Fight Seven: Royce Gracie vs. Gerard Gordeau
Before the fight, an announcement is made in honor of the legendary Helio Gracie. The crowd seems on the verge of booing, as nobody is currently making anybody else bleed. For a moment, the woman translating Helio’s speech for us recites it back to us still in Portuguese, confuses “price” and prize” and then translates his English “thank you,” which, as it turns out, means thank you in English.
Our attention is drawn to the bloody wrap on Gordeau’s feet, which it is speculated, is covering a cut from Tuli’s teeth. In actuality, it’s covering two of Tuli’s teeth. We did mention dude’s crazy, right? That’s enough to best the guy I’ve been telling you this entire night revolves around, right?
No, it is not.
Royce quickly shoots in and trips Gordeau, before hopping to the mount and taking Gerard’s back. With the rear naked choke locked in, Gordeau taps. And taps. And tap, tap, taps. Eventually the ref gets around to stopping the fight before Gordeau loses too many brain cells, and Royce is declared the UFC tournament champion.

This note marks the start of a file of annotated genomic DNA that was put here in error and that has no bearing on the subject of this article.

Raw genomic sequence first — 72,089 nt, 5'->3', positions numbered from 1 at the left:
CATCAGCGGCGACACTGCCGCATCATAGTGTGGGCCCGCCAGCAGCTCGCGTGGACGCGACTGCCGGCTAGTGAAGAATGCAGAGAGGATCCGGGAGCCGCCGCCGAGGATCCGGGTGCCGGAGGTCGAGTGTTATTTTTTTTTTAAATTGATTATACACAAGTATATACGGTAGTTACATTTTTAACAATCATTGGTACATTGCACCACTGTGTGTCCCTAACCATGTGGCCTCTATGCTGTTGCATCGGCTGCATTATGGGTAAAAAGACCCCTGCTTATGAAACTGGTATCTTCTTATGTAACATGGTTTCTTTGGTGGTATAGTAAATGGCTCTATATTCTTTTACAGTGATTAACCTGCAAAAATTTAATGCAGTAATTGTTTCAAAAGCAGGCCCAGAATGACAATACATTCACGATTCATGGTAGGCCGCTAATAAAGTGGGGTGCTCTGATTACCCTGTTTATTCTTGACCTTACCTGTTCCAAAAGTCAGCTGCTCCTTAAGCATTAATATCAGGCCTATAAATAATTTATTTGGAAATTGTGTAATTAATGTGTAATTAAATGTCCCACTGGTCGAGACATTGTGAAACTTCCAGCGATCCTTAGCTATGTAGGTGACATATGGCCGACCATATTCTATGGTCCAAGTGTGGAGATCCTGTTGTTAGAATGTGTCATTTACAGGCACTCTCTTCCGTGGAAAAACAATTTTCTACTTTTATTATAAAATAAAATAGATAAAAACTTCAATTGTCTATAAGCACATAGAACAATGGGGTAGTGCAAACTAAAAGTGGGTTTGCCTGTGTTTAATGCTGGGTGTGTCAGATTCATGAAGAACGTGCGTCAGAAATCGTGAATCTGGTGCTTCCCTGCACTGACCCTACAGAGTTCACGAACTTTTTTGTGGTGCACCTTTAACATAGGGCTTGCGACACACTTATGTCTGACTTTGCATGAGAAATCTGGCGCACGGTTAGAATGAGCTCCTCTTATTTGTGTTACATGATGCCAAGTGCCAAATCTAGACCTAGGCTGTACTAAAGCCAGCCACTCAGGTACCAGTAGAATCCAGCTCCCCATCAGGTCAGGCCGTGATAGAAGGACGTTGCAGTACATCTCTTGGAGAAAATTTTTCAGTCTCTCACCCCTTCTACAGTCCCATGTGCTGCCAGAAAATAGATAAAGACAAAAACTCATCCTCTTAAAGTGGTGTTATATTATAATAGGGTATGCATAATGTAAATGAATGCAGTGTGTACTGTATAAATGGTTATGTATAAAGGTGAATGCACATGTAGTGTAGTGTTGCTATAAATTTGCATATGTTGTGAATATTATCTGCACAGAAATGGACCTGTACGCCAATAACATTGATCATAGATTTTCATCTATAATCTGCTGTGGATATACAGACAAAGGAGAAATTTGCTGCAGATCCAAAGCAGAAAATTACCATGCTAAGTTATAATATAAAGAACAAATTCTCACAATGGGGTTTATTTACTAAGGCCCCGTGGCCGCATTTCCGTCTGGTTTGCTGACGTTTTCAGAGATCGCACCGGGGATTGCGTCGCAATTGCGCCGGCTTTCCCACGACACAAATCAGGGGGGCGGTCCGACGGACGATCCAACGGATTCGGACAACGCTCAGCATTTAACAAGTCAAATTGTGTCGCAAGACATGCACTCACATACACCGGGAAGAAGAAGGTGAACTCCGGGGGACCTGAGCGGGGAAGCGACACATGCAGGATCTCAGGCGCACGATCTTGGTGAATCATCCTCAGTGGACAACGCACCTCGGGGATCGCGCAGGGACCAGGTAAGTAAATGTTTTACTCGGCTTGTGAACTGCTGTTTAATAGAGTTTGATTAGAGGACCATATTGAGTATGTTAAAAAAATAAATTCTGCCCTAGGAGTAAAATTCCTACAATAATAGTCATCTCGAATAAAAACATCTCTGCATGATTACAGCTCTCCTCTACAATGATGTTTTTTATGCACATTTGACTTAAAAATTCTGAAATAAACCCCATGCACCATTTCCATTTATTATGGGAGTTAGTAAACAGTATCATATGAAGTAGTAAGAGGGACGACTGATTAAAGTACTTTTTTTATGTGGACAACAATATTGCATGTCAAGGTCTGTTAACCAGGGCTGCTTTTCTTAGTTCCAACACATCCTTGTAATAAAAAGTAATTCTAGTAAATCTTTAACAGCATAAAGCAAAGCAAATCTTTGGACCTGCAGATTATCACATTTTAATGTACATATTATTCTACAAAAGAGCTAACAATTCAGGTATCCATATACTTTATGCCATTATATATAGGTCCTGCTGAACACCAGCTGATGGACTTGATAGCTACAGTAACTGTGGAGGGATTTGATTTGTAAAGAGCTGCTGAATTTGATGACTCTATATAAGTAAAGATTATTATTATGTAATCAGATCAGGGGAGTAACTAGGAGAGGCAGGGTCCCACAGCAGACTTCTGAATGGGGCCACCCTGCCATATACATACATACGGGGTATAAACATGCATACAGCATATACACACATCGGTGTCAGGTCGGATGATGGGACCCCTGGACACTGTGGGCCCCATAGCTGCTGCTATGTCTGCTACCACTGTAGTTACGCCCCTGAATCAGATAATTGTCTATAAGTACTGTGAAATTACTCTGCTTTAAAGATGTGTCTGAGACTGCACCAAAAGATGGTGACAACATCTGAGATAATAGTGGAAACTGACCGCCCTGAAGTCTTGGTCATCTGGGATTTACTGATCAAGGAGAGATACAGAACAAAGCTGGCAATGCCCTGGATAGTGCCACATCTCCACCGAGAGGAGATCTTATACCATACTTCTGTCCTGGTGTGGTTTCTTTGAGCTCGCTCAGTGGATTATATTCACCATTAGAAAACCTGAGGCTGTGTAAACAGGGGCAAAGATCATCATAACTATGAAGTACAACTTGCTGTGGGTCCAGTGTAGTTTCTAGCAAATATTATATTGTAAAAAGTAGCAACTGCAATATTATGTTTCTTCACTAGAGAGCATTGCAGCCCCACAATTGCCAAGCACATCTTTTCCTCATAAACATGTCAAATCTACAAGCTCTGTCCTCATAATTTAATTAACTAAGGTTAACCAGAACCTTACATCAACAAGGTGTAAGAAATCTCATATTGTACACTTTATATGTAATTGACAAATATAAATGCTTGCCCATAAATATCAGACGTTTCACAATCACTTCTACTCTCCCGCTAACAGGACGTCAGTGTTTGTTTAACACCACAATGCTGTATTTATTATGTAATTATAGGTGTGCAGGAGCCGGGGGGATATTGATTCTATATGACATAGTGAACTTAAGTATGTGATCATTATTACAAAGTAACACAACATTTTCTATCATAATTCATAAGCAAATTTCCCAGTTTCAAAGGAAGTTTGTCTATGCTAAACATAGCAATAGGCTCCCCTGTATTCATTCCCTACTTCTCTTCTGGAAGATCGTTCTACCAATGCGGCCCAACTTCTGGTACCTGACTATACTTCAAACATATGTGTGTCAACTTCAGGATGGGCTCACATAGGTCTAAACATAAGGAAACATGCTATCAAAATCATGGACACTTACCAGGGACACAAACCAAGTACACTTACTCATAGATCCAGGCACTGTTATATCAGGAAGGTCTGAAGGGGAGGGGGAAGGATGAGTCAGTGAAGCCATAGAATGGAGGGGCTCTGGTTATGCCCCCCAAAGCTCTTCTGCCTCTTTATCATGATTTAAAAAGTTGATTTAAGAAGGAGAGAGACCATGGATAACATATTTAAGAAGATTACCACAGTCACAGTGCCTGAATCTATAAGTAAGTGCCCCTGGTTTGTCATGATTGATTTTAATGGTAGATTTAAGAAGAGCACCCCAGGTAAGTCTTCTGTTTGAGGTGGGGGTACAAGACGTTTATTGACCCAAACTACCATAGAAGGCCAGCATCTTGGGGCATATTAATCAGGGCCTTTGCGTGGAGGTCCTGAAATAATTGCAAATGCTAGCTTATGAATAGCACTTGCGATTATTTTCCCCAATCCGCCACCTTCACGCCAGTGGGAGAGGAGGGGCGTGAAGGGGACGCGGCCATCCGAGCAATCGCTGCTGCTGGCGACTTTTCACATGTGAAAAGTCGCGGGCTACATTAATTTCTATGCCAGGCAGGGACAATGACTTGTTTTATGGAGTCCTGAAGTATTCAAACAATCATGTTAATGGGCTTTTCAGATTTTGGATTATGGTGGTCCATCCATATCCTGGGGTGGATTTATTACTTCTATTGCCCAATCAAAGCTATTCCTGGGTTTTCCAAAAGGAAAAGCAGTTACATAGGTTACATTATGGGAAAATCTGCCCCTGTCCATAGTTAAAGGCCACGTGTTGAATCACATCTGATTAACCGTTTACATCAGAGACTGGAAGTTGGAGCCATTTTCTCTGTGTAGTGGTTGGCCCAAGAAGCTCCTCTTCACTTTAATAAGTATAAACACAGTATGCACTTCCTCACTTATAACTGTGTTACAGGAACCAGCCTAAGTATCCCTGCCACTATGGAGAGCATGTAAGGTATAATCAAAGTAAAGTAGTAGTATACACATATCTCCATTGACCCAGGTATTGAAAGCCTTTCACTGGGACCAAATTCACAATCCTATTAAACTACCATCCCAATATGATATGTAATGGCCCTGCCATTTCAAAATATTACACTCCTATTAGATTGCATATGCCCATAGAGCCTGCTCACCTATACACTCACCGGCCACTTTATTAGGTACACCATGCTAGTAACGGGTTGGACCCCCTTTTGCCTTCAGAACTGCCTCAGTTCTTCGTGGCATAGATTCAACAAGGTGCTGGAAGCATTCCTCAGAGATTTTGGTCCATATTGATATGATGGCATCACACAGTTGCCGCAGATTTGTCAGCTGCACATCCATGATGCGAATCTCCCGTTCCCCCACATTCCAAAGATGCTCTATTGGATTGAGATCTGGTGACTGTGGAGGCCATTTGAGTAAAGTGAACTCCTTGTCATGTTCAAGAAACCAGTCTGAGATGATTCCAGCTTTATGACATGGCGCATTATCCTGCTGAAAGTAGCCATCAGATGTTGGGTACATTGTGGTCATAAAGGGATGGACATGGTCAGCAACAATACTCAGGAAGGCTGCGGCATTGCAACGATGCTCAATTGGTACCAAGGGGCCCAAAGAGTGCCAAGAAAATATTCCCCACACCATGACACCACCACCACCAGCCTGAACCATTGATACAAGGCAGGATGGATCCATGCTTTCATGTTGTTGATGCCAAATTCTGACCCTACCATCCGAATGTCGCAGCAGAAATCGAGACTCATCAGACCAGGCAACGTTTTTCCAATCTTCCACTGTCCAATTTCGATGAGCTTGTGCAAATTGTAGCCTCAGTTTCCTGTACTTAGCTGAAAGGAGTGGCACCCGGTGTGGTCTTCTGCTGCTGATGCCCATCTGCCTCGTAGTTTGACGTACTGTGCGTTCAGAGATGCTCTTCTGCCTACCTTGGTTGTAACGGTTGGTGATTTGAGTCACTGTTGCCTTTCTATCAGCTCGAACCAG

Royce is now $50,000 dollars richer and going to Disneyland. He even gets a novelty check.
UFC 1 Awards
Breakout Performance: Jim Brown. Brown’s performance proved you don’t have to know anything at all about fighting to offer excellent analysis, paving the way for many in the future who had no business anywhere near an MMA announcing booth. You’re welcome, Bill Goldberg.
Most Disappointing Performance: Tuli’s teeth. Not only were they unsuccessful at staying in his mouth, once dislodged, two of them embedded in Gordeau’s foot, making them the only competitors to suffer defeat twice. That’s embarrassing.
The Tito Ortiz Let Me Tell You How You’re Feeling as One of the Greatest Announcers of the Night Award for Outstanding Achievement in the Field of Broadcasting with Excellently: “When they see Ken enter the ring, some anticipation will rise fluently.” – Wallace. I’m not entirely convinced he even knows what half those words mean after hearing that sentence.
MMA Monday is a regular feature on Bobby Presents, with a new MMA-centric post going up every Monday at 12 Noon, US EST.